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A few sites I've stumbled across recently....
I just saw this article, which was published back in March -
Look up at the ceiling above you, and chances are there is a centuries-old piece of kit swinging from a cord. The light bulb has been hanging around for more than 150 years. Yet between its invention and the present day, its design has hardly changed. But now the days of the traditional incandescent bulb look numbered. These electricity-sapping glass orbs have fallen out of favour with environmentally-conscious governments and consumers.
But now the days of the traditional incandescent bulb look numbered. These electricity-sapping glass orbs have fallen out of favour with environmentally-conscious governments and consumers.
But that's *not true* is it? Consumers don't have a choice as laws have been enacted against our will to ban the sale of working incandescent lightbulbs. Which is why we have rubbish and toxic flourescent lamps in our house which take a couple of minutes to generate the amount of light I actually wanted when I flipped the switch. Fit for purpose? Don't make me laugh!
I tried LED lamps a few years back and they were weak with a horrible green tint and cost 90 Euros for my living room alone! Needless to say they went straight back for a full refund.
Once again the BBC decides not to let a small thing like the truth to get in the way of an eco puff piece. Shameless indeed. :o
Out of favour? I buy them whenever I find them. A good dodge is that heavy-duty bulbs are still available.
I have a cupboard full of old fashioned, very bright and very useful, politically incorrect incandescent light bulbs ^.^
Out of favour? I buy them whenever I find them. A good dodge is that heavy-duty bulbs are still available.Jun 15, 2012 at 4:02 PM rhoda
Better than nothing. But (I believe) heavy-duty bulbs run at a lower filament temperature than ordinary bulbs, with consequent spectral shift in the red direction, and lower efficiency - though longer life than the 1000 hr for standard bulb..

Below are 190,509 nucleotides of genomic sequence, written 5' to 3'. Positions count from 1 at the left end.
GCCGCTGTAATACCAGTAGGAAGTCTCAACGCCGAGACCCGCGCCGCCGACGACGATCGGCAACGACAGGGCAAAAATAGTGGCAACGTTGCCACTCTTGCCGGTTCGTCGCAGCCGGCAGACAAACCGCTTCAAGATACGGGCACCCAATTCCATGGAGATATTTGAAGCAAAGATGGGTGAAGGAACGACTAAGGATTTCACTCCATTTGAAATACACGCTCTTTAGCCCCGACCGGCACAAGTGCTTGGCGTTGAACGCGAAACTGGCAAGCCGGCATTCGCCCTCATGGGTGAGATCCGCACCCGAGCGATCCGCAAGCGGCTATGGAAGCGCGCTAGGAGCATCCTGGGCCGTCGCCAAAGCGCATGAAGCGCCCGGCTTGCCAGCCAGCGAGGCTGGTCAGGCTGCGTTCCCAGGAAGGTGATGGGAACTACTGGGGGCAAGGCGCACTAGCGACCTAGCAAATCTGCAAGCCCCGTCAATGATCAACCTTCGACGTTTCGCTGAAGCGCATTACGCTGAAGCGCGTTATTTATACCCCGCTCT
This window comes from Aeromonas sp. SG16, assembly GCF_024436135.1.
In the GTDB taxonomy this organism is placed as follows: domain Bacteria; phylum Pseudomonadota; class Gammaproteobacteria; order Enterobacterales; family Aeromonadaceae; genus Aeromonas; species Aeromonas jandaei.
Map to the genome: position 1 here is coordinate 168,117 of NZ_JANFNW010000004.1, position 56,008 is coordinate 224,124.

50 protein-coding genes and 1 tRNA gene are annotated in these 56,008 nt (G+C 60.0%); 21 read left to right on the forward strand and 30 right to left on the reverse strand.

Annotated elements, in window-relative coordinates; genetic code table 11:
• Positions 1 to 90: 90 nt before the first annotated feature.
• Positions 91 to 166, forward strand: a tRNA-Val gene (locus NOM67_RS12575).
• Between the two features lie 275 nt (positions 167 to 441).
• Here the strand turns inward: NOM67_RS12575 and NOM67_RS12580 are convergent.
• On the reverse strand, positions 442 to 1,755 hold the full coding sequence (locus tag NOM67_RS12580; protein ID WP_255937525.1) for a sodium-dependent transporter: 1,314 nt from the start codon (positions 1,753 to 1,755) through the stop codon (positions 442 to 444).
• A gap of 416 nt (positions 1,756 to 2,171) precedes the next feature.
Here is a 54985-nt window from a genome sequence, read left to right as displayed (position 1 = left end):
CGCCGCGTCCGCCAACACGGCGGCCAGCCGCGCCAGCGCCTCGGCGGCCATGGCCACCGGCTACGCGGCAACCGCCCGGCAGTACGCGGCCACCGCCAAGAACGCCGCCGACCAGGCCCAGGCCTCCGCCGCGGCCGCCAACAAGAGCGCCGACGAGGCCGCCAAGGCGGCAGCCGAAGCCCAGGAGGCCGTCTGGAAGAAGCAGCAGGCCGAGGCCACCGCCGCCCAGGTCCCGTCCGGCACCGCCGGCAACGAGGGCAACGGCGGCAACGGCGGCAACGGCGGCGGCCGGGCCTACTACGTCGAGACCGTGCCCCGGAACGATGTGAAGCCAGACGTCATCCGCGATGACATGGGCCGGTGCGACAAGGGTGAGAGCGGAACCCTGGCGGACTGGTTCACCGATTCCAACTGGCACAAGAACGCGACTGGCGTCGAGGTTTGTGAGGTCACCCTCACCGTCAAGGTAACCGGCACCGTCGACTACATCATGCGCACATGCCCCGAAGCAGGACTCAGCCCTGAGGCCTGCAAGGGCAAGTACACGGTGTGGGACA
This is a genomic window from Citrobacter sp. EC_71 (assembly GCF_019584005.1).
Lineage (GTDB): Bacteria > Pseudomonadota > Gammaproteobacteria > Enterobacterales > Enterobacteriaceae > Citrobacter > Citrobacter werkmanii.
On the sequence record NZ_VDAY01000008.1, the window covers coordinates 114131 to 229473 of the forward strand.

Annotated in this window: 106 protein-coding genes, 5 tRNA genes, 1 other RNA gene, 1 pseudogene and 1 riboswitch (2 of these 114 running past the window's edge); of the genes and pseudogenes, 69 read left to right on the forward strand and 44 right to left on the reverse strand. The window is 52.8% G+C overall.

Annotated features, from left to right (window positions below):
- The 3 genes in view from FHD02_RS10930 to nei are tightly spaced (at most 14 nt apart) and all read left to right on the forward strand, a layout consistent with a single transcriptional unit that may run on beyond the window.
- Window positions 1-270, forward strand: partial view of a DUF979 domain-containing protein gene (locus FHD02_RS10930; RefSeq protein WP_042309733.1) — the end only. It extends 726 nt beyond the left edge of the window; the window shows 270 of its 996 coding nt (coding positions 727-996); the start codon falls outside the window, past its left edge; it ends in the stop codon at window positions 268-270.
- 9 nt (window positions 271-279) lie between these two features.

In principle, this could be compensated by using a step-up transformer to bring the voltage up to whatever it needs to give the same temperature as the now-unavailable normal bulbs (at a guess around 250 volts). But transformers are expensive and bulky things.
I read somewhere (The Economist probably) that those expecting energy consumption to fall as a result of future low energy LED lighting will probably be disappointed. People like light and, given a better lighting technology, they will most likely use more of it, offsetting any gains in efficiency...
Much is now being made of the efforts to ban MERCURY worldwide - given that the CFL replacements of the traditional filament lamp contain said 'poison' where do we go now? Will we be 'forced' to change the CFLs out for LED in the same way we were 'forced' to use CFLs in the first place?Shades of 'left-hand/right-hand' here.....
I've no experience with LED's as domestic lighting, but last year fitted a CFL R7s fitting to an outside floodlight where I'd previously had a 300W tungsten fitting. The tungsten lamps usually lasted around 12 months. The new fitting I expected around 5yrs at 25W, so despite the £10 purchase, should save money. Result? the new fitting lasted 7months. Waste of space. However, the company I bought if from replaced it FOC, so we'll see if it does any better. I'll not put money on it.
Recently bought a period house with very high ceilings & a lot of those GU 10 50w halogen downlighters - so far up that I needed an electrician to change 'em.
Spent 6 months looking at LED equivalents and finally found one with a nice warm colour and a decent light output (usually it's one or the other with LED's).
They cost around £15 each - but with 20,000 hrs ave life I may die before I need to change one again ( I am quite old).
Also I've got 40 of them so the difference between 50w each and 4w each is a considerable payback.
LED technology is moving very fast at the moment and better & cheaper lamps are coming out every month - so it's worth taking a bit of time to explore the market.